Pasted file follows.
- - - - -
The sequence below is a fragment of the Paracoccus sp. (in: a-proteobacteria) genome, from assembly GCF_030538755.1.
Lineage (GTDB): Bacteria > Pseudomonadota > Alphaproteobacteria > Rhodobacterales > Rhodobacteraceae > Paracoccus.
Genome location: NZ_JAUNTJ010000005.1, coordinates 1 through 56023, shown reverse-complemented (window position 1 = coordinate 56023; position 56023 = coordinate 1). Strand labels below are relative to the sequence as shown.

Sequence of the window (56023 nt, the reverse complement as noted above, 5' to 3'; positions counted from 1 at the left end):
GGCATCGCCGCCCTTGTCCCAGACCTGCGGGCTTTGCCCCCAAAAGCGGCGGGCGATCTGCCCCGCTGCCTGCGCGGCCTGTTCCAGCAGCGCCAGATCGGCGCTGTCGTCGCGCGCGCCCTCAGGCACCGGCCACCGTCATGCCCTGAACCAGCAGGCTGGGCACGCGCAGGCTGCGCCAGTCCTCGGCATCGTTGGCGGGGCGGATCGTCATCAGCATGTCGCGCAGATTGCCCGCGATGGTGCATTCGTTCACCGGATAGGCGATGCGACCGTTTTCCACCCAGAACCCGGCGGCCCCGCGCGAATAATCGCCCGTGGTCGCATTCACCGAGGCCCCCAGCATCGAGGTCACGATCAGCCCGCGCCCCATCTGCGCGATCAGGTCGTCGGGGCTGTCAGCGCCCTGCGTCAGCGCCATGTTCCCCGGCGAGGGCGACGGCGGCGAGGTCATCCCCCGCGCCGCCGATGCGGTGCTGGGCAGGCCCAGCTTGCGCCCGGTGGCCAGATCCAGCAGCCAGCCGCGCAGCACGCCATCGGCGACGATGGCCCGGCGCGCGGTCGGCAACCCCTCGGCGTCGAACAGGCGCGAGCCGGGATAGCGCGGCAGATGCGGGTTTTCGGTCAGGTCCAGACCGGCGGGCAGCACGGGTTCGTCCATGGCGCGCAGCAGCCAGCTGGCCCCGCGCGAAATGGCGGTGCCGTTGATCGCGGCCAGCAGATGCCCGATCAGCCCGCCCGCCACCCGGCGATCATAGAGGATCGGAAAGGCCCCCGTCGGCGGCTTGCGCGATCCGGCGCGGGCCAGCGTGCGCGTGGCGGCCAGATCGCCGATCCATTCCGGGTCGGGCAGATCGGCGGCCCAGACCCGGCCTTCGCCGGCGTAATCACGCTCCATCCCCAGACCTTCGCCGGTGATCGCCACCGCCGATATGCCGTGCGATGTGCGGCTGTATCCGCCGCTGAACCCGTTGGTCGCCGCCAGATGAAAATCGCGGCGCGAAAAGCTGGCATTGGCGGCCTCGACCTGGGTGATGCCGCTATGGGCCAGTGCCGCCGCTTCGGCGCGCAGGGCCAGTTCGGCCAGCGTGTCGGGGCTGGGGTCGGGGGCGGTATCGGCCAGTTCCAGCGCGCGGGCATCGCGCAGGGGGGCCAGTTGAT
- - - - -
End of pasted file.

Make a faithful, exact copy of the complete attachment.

The sequence below is a fragment of the Paracoccus sp. (in: a-proteobacteria) genome, from assembly GCF_030538755.1.
Lineage (GTDB): Bacteria > Pseudomonadota > Alphaproteobacteria > Rhodobacterales > Rhodobacteraceae > Paracoccus.
Genome location: NZ_JAUNTJ010000005.1, coordinates 1 through 56023, shown reverse-complemented (window position 1 = coordinate 56023; position 56023 = coordinate 1). Strand labels below are relative to the sequence as shown.

Sequence of the window (56023 nt, the reverse complement as noted above, 5' to 3'; positions counted from 1 at the left end):
GGCATCGCCGCCCTTGTCCCAGACCTGCGGGCTTTGCCCCCAAAAGCGGCGGGCGATCTGCCCCGCTGCCTGCGCGGCCTGTTCCAGCAGCGCCAGATCGGCGCTGTCGTCGCGCGCGCCCTCAGGCACCGGCCACCGTCATGCCCTGAACCAGCAGGCTGGGCACGCGCAGGCTGCGCCAGTCCTCGGCATCGTTGGCGGGGCGGATCGTCATCAGCATGTCGCGCAGATTGCCCGCGATGGTGCATTCGTTCACCGGATAGGCGATGCGACCGTTTTCCACCCAGAACCCGGCGGCCCCGCGCGAATAATCGCCCGTGGTCGCATTCACCGAGGCCCCCAGCATCGAGGTCACGATCAGCCCGCGCCCCATCTGCGCGATCAGGTCGTCGGGGCTGTCAGCGCCCTGCGTCAGCGCCATGTTCCCCGGCGAGGGCGACGGCGGCGAGGTCATCCCCCGCGCCGCCGATGCGGTGCTGGGCAGGCCCAGCTTGCGCCCGGTGGCCAGATCCAGCAGCCAGCCGCGCAGCACGCCATCGGCGACGATGGCCCGGCGCGCGGTCGGCAACCCCTCGGCGTCGAACAGGCGCGAGCCGGGATAGCGCGGCAGATGCGGGTTTTCGGTCAGGTCCAGACCGGCGGGCAGCACGGGTTCGTCCATGGCGCGCAGCAGCCAGCTGGCCCCGCGCGAAATGGCGGTGCCGTTGATCGCGGCCAGCAGATGCCCGATCAGCCCGCCCGCCACCCGGCGATCATAGAGGATCGGAAAGGCCCCCGTCGGCGGCTTGCGCGATCCGGCGCGGGCCAGCGTGCGCGTGGCGGCCAGATCGCCGATCCATTCCGGGTCGGGCAGATCGGCGGCCCAGACCCGGCCTTCGCCGGCGTAATCACGCTCCATCCCCAGACCTTCGCCGGTGATCGCCACCGCCGATATGCCGTGCGATGTGCGGCTGTATCCGCCGCTGAACCCGTTGGTCGCCGCCAGATGAAAATCGCGGCGCGAAAAGCTGGCATTGGCGGCCTCGACCTGGGTGATGCCGCTATGGGCCAGTGCCGCCGCTTCGGCGCGCAGGGCCAGTTCGGCCAGCGTGTCGGGGCTGGGGTCGGGGGCGGTATCGGCCAGTTCCAGCGCGCGGGCATCGCGCAGGGGGGCCAGTTGAT